[EDITOR’S NOTE: The following story continues our series Benelux Family Legacy, which features multigenerational stories from U.S. Army Garrison Benelux and tenant unit partners. This series explores the people who comprise the garrison and delves into the legacy they have created in the Benelux.]
CHIÈVRES AIR BASE, Belgium – “Look at this table: I worked on it! And look at those marks on the floor: these marks are mine!”
Ten years after the end of his adventure at Chièvres Air Base, Alain Trésignies returned with lots of memories in mind. The workshop at the Directorate of Public Works is like a second house for him.
From March 1977 to July 2011, Alain worked for U.S. Army Garrison Benelux, most of the time as a sheet metal worker at Chièvres Air Base, for what has now become DPW.
“Philippe Poriau was doing his military service, so I replaced him in 1977,” said Alain. “When Philippe Poriau came back, I continued to work temporary until September 79. I worked during 4 months for the Brugelette Sucrerie, and then I came back on the base as a mobile equipment driver for DPW. In 1980, I got a final contract as a sheet metal worker, and I never left until July 2011.”
Alain still has many stories to tell about his career at Chièvres Air Base. Today, he is listening to the stories of his son, François Trésignies. Since 2019, François has been working for DPW, at the same place and in the same position as his father. And these are not the only similarities.
“I am working with Michaël Lemager, who worked before with my father,” said François. “Also, I replaced Philippe Poriau (retired) as my father.”
The story could be summed up like this, but Alain and François are not the two only family members who have a history with U.S. Army Garrison Benelux and tenant unit partners.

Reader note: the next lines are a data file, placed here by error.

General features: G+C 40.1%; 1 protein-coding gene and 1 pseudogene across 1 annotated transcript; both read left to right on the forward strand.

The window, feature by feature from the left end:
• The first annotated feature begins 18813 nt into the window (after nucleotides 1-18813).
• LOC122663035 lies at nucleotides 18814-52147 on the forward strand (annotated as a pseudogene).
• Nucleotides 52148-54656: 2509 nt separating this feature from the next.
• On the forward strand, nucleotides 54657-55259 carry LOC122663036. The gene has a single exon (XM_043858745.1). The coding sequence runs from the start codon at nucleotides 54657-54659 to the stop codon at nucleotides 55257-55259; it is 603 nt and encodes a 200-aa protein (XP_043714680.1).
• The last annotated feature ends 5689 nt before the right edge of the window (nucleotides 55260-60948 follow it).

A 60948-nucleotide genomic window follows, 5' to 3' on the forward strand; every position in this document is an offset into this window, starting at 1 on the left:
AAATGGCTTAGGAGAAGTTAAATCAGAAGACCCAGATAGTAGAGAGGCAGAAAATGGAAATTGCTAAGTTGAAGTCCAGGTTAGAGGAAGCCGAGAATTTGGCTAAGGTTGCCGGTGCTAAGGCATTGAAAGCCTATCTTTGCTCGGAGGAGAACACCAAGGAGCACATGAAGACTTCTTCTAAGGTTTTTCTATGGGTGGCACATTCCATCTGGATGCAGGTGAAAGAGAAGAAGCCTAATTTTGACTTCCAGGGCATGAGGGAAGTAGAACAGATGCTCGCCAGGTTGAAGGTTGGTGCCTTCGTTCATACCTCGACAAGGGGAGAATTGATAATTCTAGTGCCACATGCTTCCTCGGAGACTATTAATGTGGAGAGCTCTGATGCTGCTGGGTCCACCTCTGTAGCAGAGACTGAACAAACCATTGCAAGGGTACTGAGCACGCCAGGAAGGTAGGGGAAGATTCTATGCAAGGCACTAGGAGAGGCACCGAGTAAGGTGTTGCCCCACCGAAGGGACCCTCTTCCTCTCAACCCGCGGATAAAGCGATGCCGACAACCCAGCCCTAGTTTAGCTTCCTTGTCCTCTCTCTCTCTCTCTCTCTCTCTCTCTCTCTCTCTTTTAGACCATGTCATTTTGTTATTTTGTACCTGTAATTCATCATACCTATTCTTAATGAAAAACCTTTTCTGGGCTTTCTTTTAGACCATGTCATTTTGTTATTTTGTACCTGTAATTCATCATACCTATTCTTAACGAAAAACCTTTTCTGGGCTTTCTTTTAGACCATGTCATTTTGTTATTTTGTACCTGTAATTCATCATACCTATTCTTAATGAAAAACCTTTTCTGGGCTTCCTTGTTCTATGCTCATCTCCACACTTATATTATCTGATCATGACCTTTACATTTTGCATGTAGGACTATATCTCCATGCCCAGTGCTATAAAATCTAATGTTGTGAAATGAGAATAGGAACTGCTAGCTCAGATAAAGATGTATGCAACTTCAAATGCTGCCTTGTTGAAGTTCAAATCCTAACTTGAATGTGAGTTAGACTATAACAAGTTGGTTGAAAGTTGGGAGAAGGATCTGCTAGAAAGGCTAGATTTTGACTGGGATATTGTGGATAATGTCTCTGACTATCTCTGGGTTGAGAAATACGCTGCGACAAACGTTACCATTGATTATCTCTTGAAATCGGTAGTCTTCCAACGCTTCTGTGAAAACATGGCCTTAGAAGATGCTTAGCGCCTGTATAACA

“The first person who worked for U.S. Army Garrison Benelux is my step-dad René Deleenher,” said Alain. “He was already working for U.S. Army Garrison Benelux since 1967 at the self-help store. Ten years later, he helped me to be part of the organization.”
After René Deleenher, eight people of the same family, including Alain Trésignies, followed the same path.
“There were Fernand Godrie, René Deleenher’s brother-in-law; Franz Bossart, René Deleenher’s son-in-law; Roger Ribeaucourt, René Deleenher’s nephew; Christian Thyssen, René Deleenher’s son-in-law; and Ginette Deleenher, my wife and René Deleenher’s daughter,” said Alain. “We can also add Yves Dubois. He was my godfather.”
Today, François and his cousin Grégory Van Derstichelen continue the legacy.
“Working here is not a coincidence for me,” said François. “I am where my mother and my father worked before me. We all worked at hangar 6! When I was 7 years, I came on the base during the holidays to see my father working. Then, during my studies, I worked with my father as a volunteer. My first experience as a sheet metal worker was here. I learned the trade here.”
“My mother died in 2011,” continued François. “When I go to the office where she worked, or when I am working in the same workshop as my dad, I always feel something special.”
After all this years, Alain and François have many stories to tell.
“During the holidays, I had a pass for one month because I always wanted to come on base and see my parents,” said François. “I remember that one day a sergeant gave his cap to my father who gave it to me. I was so proud. I still have it.”
“I could tell so many things,” said Alain. “For example, I am proud to have participated in the contruction of the bell tower. Today, many things have changed, and it is not the same way to work. I often talk about that with François.”
François loves his work with the Army, and he appreciates the atmosphere.
“When I was a child, I was impressed to come here,” he said. “Today, I’m still very impressed and happy to work for the Army. I am where I wanted to be.”
Fifty-five years ago, René Deleenher wrote the first pages of a book that will probably have many other chapters.
“My grandfather and my father worked here,” said Francois. “My son already came on the base, like I did with my father when I was a child. Maybe one day, my son will do like me. We will see.”
This series, Benelux Family Legacy, will continue to explore the many stories and experiences from the people who make up U.S. Army Garrison Benelux and its tenant organizations. Further stories like this on the legacy created through the garrison’s multigenerational workforce will continue to be published every Wednesday for a few more weeks.